Pulmonary Embolism a Long Way from Home

Bryan has always been an active guy, but after white water rafting and a gondola ride to the top of a mountain, he started having trouble breathing.

In July 2017, Bryan Kasper, the owner of Kasper Auto Group in Sandusky, attended a car dealer meeting in Jackson Hole, Wyoming. Bryan decided to take part in some of the local activities to take in all Jackson Hole had to offer. On the first day he went white water racing on the Snake River.

“That night I started to have flu-like symptoms,” Bryan said. The next day he shook it off and decided to take a gondola ride to the top of a mountain. But, that’s when things took a turn for Bryan.

Facing a pulmonary embolism, Bryan is loaded into the ambulance jet.

His flu-like symptoms intensified and he was having trouble breathing. He headed down the mountain and went to an urgent care where they did some tests but ultimately sent him to the nearest hospital for a CT scan.

“That’s when they learned I had a massive pulmonary embolism,” said Bryan. “They started me on blood thinners to keep the pulmonary embolism from getting worse, but that doesn’t do anything for the problem.”

The team at the hospital began looking into facilities in Salt Lake City, Utah and Billings, Montana because they were no longer able to provide Bryan with the level of care he needed for the pulmonary embolism. It was going to be a couple of days before either hospital could take him. And in his condition, a couple of days could have been detrimental to Bryan’s health.

Fortunately, Bryan is friends with local vascular surgeon Dowzell Swayngim, MD, and cardiologist Patrick McGuinn, MD, both of whom are on the medical staff at Firelands Regional Medical Center.

He contacted them to get their thoughts and they told Bryan he needed to be in a catheterization lab getting a drug called tPA, which is used to dissolve blood clots like those in a pulmonary embolism. Dr. McGuinn sprang into action and talked to his colleague, Scott Sheldon, DO, interventional cardiologist, who said he could have Bryan in the cath lab for pulmonary embolism treatment within 15 minutes of arriving at Firelands.

The only problem? Bryan was still in Jackson Hole, Wyoming.

Patty Martin, vice president of quality at Firelands, and Dr. McGuinn learned of Bryan's pulmonary embolism and began calling different ambulance companies to see if they could find a way to get Bryan to Firelands. Finally, they found a company that had an ambulance jet willing to transport him.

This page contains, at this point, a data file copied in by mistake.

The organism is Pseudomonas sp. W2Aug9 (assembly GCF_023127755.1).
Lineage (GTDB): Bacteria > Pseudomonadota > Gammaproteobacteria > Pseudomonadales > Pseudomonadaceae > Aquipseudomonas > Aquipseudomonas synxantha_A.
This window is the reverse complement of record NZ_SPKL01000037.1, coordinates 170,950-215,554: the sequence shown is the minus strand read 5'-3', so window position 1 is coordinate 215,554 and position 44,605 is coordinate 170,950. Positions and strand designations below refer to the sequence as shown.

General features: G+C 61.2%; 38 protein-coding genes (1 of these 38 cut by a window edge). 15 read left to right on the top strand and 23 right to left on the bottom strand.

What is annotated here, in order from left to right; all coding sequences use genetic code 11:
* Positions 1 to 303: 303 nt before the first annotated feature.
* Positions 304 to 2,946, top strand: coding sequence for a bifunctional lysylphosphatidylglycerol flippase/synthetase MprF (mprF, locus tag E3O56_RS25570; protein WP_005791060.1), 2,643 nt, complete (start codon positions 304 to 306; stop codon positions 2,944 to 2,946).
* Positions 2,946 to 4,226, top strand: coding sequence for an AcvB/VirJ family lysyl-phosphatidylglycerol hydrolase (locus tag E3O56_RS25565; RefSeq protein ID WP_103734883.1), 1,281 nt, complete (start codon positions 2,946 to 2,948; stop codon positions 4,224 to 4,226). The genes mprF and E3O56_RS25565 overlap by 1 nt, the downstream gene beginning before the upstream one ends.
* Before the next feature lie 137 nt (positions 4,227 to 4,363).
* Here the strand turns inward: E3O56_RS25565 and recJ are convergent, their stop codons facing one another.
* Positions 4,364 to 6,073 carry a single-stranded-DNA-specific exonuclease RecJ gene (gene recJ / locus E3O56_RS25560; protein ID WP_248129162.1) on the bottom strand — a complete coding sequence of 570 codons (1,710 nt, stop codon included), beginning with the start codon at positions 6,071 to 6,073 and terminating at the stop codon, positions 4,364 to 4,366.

Bryan returned to Sandusky, Ohio for pulmonary embolism treatment.

“I flew into Port Clinton, got in an ambulance and within 15 minutes of getting through the door I was in the cath lab getting medicine for the pulmonary embolism,” Bryan said. “Two days later I walked out of the hospital without a blood clot.”Bryan continued, “I trust (Drs. Swayngim and McGuinn) with my life. They got me in and got me the best treatment. I was at home where my friends and family could see me. I passed some of the finest institutions in the country–and probably the world– to get to where I was. But there’s nothing like getting great care from people in your town that you know and trust.”

Warning Signs of Pulmonary Embolism

Pulmonary embolism symptoms can vary greatly but common signs and symptoms include:*

  • Shortness of breath that typically appears suddenly and always gets worse with exertion.
  • Chest pain that may become worse when you breathe deeply, cough, eat, bend or stoop. The pain will get worse with exertion but won't go away when you rest.
  • Cough that may produce bloody or blood-streaked phlegm.

Other signs & symptoms that can occur with pulmonary embolism include:

  • Leg pain or swelling, or both, usually in the calf
  • Clammy or discolored skin (cyanosis)
  • Fever
  • Excessive sweating
  • Rapid or irregular heartbeat
  • Lightheadedness or dizziness

*Source: Mayo Clinic